Fucoidan

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Fucoidan is a sulfated polysaccharide (MW: average 20,000) found mainly in various species of brown algae and brown seaweed such as mozuku, kombu, bladderwrack, wakame, and hijiki (variant forms of fucoidan have also been found in animal species, including the sea cucumber). Fucoidan is used as an ingredient in some dietary supplement products.

Fucoidan designates a group of certain fucose-containing sulfated polysaccharides (FCSPs) that have a backbone built of (1→3)-linked α-l-fucopyranosyl or of alternating (1→3)- and (1→4)-linked α-l-fucopyranosyl residues, but also include sulfated galactofucans with backbones built of (1→6)-β-d-galacto- and/or (1→2)-β-d-mannopyranosyl units with fucose or fuco-oligosaccharide branching, and/or glucuronic acid, xylose or glucose substitutions. These FCSPs offer several potentially beneficial bioactive functions for humans. The bioactive properties may vary depending on the source of seaweed, the compositional and structural traits, the content (charge density), distribution, and bonding of the sulfate substitutions, and the purity of the FCSP product. The preservation of the structural integrity of the FCSP molecules essentially depends on the extraction methodology which has a crucial, but partly overlooked, significance for obtaining the relevant structural features required for specific biological activities and for elucidating structure-function relations[1].

Research[edit]

There are at least two distinct forms of fucoidan: F-fucoidan, which is >95% composed of sulfated esters of fucose, and U-fucoidan, which is approximately 20% glucuronic acid.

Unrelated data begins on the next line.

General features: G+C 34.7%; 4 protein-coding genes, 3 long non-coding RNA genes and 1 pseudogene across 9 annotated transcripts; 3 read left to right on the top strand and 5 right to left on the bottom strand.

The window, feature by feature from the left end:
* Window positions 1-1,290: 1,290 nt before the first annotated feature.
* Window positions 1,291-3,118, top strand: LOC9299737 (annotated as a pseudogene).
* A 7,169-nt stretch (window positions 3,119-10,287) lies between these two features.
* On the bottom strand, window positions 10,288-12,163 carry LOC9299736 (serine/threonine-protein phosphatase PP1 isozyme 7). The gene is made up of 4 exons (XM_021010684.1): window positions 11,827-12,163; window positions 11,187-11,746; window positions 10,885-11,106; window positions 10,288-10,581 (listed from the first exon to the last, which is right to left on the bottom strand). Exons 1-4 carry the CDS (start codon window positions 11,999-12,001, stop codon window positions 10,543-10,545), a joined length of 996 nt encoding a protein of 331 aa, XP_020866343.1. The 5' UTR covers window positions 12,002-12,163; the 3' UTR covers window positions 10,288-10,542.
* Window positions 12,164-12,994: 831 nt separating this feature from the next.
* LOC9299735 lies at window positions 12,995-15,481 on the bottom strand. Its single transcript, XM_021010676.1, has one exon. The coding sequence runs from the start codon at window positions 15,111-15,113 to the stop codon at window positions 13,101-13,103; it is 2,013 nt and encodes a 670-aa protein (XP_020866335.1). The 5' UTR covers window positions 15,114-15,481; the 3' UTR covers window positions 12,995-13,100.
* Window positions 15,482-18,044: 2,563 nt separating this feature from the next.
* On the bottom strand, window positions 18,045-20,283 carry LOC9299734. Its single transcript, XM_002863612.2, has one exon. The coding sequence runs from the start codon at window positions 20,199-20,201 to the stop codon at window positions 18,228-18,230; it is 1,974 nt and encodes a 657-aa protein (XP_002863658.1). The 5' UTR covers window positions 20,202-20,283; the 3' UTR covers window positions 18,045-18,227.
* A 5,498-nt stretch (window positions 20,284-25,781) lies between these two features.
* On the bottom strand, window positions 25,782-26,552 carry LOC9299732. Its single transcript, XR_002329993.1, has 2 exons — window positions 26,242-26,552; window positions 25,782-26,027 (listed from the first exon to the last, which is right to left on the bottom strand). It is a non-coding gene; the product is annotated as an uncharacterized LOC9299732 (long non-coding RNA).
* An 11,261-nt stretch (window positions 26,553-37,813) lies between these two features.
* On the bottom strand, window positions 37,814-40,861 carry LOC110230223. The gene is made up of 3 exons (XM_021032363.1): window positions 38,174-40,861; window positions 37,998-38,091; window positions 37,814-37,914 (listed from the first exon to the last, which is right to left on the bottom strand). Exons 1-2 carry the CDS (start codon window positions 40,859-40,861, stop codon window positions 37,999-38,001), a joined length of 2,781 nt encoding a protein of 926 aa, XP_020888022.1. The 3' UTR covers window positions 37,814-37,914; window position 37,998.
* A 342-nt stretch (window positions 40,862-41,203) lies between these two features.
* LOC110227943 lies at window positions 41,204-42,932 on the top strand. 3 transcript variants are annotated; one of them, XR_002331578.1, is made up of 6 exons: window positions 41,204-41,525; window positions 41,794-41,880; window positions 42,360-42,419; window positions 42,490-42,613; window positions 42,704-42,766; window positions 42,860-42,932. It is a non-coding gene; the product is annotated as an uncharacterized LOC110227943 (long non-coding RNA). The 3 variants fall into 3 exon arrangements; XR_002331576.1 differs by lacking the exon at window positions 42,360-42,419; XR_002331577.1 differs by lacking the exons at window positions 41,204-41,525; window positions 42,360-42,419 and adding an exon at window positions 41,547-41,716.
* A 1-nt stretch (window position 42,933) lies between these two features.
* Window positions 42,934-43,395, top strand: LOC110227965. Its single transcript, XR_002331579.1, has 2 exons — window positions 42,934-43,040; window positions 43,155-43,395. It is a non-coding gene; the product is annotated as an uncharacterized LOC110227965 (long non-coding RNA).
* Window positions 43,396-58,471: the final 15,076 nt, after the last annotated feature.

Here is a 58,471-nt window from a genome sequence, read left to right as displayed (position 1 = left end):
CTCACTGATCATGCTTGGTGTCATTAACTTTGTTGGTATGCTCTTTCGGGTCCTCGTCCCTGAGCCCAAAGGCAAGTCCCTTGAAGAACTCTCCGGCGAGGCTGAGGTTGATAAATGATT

The physiological and biochemical effects of fucoidan have been examined in several small-scale in vitro and animal studies. F-fucoidan was reported to inhibit hyperplasia in rabbits [2] and induce apoptosis in isolated human lymphoma cell lines in vitro.[3] It has been hypothesized that these two effects may involve a common mechanism, but the evidence is inconsistent and no mechanism for the putative induction of apoptosis by fucoidan has been identified.[4] A study in rats indicated that pre-treatment with fucoidan increases mortality subsequent to meningitis infection.[5] In a clinical study, orally-ingested Undaria-derived-fucoidan was reported to produce a small increase in the total number of CD34+ cells, and a more pronounced increase in the proportion of CD34+ cells that expressed CXCR4 (connected to over 23 types of cancers). The authors of the study hypothesized that the ability of fucoidan to mobilize hematopoetic cells with high levels of CXCR4 expression could be clinically valuable.[6]

See also[edit]

References[edit]

  1. ^ Ale, Marcel Tutor; Mikkelsen, Jørn D; Meyer, Anne S (2014). "Important Determinants for Fucoidan Bioactivity: A Critical Review of Structure-Function Relations and Extraction Methods for Fucose-Containing Sulfated Polysaccharides from Brown Seaweeds". Marine Drugs 2106 (10): 2130. doi:10.3390/md9102106. 
  2. ^ Jean-François Deux; Anne Meddahi-Pellé; Alain F. Le Blanche; Laurent J. Feldman; Sylvia Colliec-Jouault; Françoise Brée; Frank Boudghène; Jean-Baptiste Michel; Didier Letourneur (2002). "Low molecular weight fucoidan prevents neointimal hyperplasia in rabbit iliac artery in-stent restenosis model". Arteriosclerosis, Thrombosis, and Vascular Biology 22 (10): 1604–9. doi:10.1161/01.ATV.0000032034.91020.0A. PMID 12377737. 
  3. ^ Aisa Y; Miyakawa Y; Nakazato T; Shibata H; Saito K; Ikeda Y; Kizaki M (Jan 2005). "Fucoidan induces apoptosis of human HS-sultan cells accompanied by activation of caspase-3 and down-regulation of ERK pathways". American Journal of Hematology 78 (1): 7–14. doi:10.1002/ajh.20182. PMID 15609279. 
  4. ^ Wu XZ, Chen D (September 2006). "Effects of sulfated polysaccharides on tumour biology". West Indian Med J 55 (4): 270–3. PMID 17249315. 
  5. ^ Brandt CT, Lundgren JD, Lund SP, Frimodt-Moller N, Christensen T, Benfield T, Espersen F, Hougaard D, Ostergaard C (2003). "Pretreatment with fucoidan promotes lethal infection in a rat model of experimental pneumococcal meningitis". Interscience Conference on Antimicrobial Agents and Chemotherapy (43rd). Chicago, Illinois. ISBN 978-1-55581-284-3. 
  6. ^ Irhimeh MR, Fitton JH, Lowenthal RM (Jun 2007). "Fucoidan ingestion increases the expression of CXCR4 on human CD34+ cells". Exp Hematol 35 (6): 989–94. doi:10.1016/j.exphem.2007.02.009. PMID 17533053.